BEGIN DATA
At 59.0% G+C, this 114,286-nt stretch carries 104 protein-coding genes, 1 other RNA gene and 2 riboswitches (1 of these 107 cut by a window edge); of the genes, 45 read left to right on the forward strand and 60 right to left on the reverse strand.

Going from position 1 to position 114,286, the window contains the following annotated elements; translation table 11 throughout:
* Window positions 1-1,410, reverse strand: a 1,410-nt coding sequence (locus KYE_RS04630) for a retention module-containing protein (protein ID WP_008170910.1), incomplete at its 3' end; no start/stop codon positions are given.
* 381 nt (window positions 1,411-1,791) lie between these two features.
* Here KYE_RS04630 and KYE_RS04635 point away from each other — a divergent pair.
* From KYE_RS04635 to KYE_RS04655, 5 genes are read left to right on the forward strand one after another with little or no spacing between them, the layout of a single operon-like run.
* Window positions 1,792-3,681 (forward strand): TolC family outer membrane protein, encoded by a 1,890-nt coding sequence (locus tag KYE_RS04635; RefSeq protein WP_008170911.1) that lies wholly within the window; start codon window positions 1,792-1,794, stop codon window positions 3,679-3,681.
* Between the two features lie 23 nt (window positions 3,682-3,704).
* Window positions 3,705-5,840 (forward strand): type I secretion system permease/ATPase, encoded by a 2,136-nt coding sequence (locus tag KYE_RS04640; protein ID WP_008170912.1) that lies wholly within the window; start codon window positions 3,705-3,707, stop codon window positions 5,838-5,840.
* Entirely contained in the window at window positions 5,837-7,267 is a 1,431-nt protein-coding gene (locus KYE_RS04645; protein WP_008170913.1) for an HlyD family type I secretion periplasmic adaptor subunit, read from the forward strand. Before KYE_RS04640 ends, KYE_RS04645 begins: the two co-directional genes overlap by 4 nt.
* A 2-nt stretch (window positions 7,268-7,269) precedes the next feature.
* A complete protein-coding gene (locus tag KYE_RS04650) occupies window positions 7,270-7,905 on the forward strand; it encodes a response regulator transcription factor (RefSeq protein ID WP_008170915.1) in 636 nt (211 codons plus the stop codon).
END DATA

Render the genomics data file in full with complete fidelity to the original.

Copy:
At 59.0% G+C, this 114,286-nt stretch carries 104 protein-coding genes, 1 other RNA gene and 2 riboswitches (1 of these 107 cut by a window edge); of the genes, 45 read left to right on the forward strand and 60 right to left on the reverse strand.

Going from position 1 to position 114,286, the window contains the following annotated elements; translation table 11 throughout:
* Window positions 1-1,410, reverse strand: a 1,410-nt coding sequence (locus KYE_RS04630) for a retention module-containing protein (protein ID WP_008170910.1), incomplete at its 3' end; no start/stop codon positions are given.
* 381 nt (window positions 1,411-1,791) lie between these two features.
* Here KYE_RS04630 and KYE_RS04635 point away from each other — a divergent pair.
* From KYE_RS04635 to KYE_RS04655, 5 genes are read left to right on the forward strand one after another with little or no spacing between them, the layout of a single operon-like run.
* Window positions 1,792-3,681 (forward strand): TolC family outer membrane protein, encoded by a 1,890-nt coding sequence (locus tag KYE_RS04635; RefSeq protein WP_008170911.1) that lies wholly within the window; start codon window positions 1,792-1,794, stop codon window positions 3,679-3,681.
* Between the two features lie 23 nt (window positions 3,682-3,704).
* Window positions 3,705-5,840 (forward strand): type I secretion system permease/ATPase, encoded by a 2,136-nt coding sequence (locus tag KYE_RS04640; protein ID WP_008170912.1) that lies wholly within the window; start codon window positions 3,705-3,707, stop codon window positions 5,838-5,840.
* Entirely contained in the window at window positions 5,837-7,267 is a 1,431-nt protein-coding gene (locus KYE_RS04645; protein WP_008170913.1) for an HlyD family type I secretion periplasmic adaptor subunit, read from the forward strand. Before KYE_RS04640 ends, KYE_RS04645 begins: the two co-directional genes overlap by 4 nt.
* A 2-nt stretch (window positions 7,268-7,269) precedes the next feature.
* A complete protein-coding gene (locus tag KYE_RS04650) occupies window positions 7,270-7,905 on the forward strand; it encodes a response regulator transcription factor (RefSeq protein ID WP_008170915.1) in 636 nt (211 codons plus the stop codon).